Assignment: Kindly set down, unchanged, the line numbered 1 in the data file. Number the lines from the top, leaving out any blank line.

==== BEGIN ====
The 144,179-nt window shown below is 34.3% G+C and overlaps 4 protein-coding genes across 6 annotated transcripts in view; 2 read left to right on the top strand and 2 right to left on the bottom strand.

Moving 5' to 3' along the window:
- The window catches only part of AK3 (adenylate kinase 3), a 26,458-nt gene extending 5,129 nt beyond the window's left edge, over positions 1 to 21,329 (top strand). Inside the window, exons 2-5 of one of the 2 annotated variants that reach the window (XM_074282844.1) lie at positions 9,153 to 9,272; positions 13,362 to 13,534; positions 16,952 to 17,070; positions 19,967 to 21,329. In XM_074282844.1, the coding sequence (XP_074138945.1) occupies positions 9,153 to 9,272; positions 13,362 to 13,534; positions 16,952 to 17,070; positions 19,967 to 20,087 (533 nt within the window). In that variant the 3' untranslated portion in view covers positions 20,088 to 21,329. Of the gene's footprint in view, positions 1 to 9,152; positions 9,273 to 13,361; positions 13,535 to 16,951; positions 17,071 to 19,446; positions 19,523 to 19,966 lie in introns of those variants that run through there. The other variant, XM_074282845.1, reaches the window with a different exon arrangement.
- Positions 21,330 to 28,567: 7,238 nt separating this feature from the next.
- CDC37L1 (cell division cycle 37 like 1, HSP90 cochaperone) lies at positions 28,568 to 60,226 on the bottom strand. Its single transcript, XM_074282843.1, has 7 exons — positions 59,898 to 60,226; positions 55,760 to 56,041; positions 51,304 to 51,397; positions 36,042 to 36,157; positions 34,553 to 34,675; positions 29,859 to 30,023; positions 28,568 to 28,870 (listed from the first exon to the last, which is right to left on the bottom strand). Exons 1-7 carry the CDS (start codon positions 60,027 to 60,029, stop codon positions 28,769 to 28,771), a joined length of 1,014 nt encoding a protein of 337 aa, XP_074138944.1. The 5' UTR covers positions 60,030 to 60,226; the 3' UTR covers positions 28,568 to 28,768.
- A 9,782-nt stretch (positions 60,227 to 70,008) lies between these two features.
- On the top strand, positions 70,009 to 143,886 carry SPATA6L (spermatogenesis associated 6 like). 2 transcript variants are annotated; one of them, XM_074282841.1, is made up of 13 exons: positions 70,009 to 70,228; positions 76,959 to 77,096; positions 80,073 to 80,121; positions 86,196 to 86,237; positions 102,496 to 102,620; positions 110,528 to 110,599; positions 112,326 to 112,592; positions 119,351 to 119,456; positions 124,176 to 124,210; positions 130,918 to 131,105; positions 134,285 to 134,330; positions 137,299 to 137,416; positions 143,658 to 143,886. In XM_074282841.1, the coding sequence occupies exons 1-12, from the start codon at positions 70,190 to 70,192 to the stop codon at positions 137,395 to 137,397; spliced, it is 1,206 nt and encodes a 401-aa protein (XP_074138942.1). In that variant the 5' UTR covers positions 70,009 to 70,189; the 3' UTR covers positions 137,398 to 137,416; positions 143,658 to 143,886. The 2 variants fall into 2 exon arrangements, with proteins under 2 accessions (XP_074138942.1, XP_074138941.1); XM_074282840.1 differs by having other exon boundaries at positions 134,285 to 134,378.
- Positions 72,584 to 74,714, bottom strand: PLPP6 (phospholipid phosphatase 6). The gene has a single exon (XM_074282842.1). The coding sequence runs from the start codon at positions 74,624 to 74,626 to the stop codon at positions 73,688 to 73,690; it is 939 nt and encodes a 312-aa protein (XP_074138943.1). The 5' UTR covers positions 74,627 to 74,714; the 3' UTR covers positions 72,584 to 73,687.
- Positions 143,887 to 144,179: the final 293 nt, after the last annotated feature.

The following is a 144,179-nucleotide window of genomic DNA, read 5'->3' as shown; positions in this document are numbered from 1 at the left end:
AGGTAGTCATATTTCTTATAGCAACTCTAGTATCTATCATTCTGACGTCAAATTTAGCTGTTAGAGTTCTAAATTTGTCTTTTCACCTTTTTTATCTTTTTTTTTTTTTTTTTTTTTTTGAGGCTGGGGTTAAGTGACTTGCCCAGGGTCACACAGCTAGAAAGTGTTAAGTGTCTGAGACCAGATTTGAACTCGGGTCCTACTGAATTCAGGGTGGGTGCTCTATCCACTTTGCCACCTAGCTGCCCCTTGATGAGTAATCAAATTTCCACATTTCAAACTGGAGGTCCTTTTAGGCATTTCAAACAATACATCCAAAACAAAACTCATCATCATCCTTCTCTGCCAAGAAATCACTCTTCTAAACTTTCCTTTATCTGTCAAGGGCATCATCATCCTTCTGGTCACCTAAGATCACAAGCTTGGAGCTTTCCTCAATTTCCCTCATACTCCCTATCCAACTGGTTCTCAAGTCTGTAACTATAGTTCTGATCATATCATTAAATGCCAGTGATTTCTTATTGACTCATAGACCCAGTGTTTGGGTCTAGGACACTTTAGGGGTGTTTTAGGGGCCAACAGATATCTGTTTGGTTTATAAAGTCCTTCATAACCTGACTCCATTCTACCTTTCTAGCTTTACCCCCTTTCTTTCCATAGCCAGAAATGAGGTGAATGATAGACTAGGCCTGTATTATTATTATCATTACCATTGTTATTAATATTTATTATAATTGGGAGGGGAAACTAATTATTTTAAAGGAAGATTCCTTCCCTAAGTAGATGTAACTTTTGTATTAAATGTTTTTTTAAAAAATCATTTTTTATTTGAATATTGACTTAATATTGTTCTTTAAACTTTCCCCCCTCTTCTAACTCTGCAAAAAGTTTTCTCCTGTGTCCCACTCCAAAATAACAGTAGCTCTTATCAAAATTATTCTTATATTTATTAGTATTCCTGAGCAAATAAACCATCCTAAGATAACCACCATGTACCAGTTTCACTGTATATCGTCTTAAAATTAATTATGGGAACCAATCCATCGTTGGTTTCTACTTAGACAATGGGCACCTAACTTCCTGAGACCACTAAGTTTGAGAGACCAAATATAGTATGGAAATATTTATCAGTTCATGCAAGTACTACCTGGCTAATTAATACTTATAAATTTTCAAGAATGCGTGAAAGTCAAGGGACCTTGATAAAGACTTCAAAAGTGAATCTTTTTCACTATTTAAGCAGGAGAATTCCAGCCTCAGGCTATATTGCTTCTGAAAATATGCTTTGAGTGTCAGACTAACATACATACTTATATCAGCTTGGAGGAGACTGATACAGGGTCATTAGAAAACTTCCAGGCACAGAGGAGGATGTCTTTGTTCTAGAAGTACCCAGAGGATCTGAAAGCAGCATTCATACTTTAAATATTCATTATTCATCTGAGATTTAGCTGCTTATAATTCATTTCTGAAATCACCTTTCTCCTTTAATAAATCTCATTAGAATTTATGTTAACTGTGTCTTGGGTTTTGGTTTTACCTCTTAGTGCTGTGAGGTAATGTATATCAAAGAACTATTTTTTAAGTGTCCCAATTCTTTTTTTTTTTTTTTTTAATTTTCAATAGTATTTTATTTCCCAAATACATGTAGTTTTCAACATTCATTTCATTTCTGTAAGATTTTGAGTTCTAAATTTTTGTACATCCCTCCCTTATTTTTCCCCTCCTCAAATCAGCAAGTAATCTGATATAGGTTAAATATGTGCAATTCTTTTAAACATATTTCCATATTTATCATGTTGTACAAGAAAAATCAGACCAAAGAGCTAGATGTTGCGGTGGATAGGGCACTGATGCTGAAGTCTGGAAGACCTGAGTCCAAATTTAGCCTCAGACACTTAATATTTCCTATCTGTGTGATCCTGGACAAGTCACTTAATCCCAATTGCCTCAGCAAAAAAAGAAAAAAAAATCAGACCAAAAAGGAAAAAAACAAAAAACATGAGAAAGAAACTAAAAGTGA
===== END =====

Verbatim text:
The 144,179-nt window shown below is 34.3% G+C and overlaps 4 protein-coding genes across 6 annotated transcripts in view; 2 read left to right on the top strand and 2 right to left on the bottom strand.